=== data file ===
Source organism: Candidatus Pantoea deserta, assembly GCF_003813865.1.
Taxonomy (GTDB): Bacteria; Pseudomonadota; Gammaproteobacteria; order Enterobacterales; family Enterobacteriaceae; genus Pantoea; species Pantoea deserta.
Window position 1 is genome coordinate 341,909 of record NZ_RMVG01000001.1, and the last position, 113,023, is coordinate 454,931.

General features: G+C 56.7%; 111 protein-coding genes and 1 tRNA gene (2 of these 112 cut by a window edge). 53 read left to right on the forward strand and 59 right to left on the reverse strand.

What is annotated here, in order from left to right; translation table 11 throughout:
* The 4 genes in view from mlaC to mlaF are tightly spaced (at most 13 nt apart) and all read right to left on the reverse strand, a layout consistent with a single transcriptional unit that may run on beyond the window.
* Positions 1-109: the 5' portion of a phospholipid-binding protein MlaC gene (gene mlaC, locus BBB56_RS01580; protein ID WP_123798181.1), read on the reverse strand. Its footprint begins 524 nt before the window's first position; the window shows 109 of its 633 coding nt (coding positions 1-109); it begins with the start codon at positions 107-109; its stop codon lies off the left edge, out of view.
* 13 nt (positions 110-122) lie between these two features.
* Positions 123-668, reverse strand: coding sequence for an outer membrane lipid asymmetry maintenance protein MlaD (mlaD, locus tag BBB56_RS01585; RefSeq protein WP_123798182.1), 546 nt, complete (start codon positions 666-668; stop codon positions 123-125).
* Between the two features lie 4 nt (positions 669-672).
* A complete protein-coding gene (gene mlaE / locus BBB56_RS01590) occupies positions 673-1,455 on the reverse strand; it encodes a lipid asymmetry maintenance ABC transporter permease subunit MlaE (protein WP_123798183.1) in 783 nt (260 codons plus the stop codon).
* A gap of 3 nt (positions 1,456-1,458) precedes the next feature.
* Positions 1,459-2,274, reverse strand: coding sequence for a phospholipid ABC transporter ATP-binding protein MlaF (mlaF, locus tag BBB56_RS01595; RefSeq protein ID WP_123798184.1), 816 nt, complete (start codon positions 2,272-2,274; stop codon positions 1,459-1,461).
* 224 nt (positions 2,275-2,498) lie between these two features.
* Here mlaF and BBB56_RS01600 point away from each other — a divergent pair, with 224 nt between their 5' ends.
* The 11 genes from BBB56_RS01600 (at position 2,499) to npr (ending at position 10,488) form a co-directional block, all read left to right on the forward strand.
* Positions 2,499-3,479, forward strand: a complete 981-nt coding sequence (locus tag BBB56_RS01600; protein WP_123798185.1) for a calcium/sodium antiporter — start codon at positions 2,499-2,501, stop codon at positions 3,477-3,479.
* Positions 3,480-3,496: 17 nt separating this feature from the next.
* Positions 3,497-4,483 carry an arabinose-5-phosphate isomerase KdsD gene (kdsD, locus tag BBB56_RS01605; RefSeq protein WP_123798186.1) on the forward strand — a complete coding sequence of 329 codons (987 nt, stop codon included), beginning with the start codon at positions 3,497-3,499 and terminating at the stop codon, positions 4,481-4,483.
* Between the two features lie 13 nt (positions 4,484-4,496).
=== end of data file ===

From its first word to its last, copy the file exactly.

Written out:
Source organism: Candidatus Pantoea deserta, assembly GCF_003813865.1.
Taxonomy (GTDB): Bacteria; Pseudomonadota; Gammaproteobacteria; order Enterobacterales; family Enterobacteriaceae; genus Pantoea; species Pantoea deserta.
Window position 1 is genome coordinate 341,909 of record NZ_RMVG01000001.1, and the last position, 113,023, is coordinate 454,931.

General features: G+C 56.7%; 111 protein-coding genes and 1 tRNA gene (2 of these 112 cut by a window edge). 53 read left to right on the forward strand and 59 right to left on the reverse strand.

What is annotated here, in order from left to right; translation table 11 throughout:
* The 4 genes in view from mlaC to mlaF are tightly spaced (at most 13 nt apart) and all read right to left on the reverse strand, a layout consistent with a single transcriptional unit that may run on beyond the window.
* Positions 1-109: the 5' portion of a phospholipid-binding protein MlaC gene (gene mlaC, locus BBB56_RS01580; protein ID WP_123798181.1), read on the reverse strand. Its footprint begins 524 nt before the window's first position; the window shows 109 of its 633 coding nt (coding positions 1-109); it begins with the start codon at positions 107-109; its stop codon lies off the left edge, out of view.
* 13 nt (positions 110-122) lie between these two features.
* Positions 123-668, reverse strand: coding sequence for an outer membrane lipid asymmetry maintenance protein MlaD (mlaD, locus tag BBB56_RS01585; RefSeq protein WP_123798182.1), 546 nt, complete (start codon positions 666-668; stop codon positions 123-125).
* Between the two features lie 4 nt (positions 669-672).
* A complete protein-coding gene (gene mlaE / locus BBB56_RS01590) occupies positions 673-1,455 on the reverse strand; it encodes a lipid asymmetry maintenance ABC transporter permease subunit MlaE (protein WP_123798183.1) in 783 nt (260 codons plus the stop codon).
* A gap of 3 nt (positions 1,456-1,458) precedes the next feature.
* Positions 1,459-2,274, reverse strand: coding sequence for a phospholipid ABC transporter ATP-binding protein MlaF (mlaF, locus tag BBB56_RS01595; RefSeq protein ID WP_123798184.1), 816 nt, complete (start codon positions 2,272-2,274; stop codon positions 1,459-1,461).
* 224 nt (positions 2,275-2,498) lie between these two features.
* Here mlaF and BBB56_RS01600 point away from each other — a divergent pair, with 224 nt between their 5' ends.
* The 11 genes from BBB56_RS01600 (at position 2,499) to npr (ending at position 10,488) form a co-directional block, all read left to right on the forward strand.
* Positions 2,499-3,479, forward strand: a complete 981-nt coding sequence (locus tag BBB56_RS01600; protein WP_123798185.1) for a calcium/sodium antiporter — start codon at positions 2,499-2,501, stop codon at positions 3,477-3,479.
* Positions 3,480-3,496: 17 nt separating this feature from the next.
* Positions 3,497-4,483 carry an arabinose-5-phosphate isomerase KdsD gene (kdsD, locus tag BBB56_RS01605; RefSeq protein WP_123798186.1) on the forward strand — a complete coding sequence of 329 codons (987 nt, stop codon included), beginning with the start codon at positions 3,497-3,499 and terminating at the stop codon, positions 4,481-4,483.
* Between the two features lie 13 nt (positions 4,484-4,496).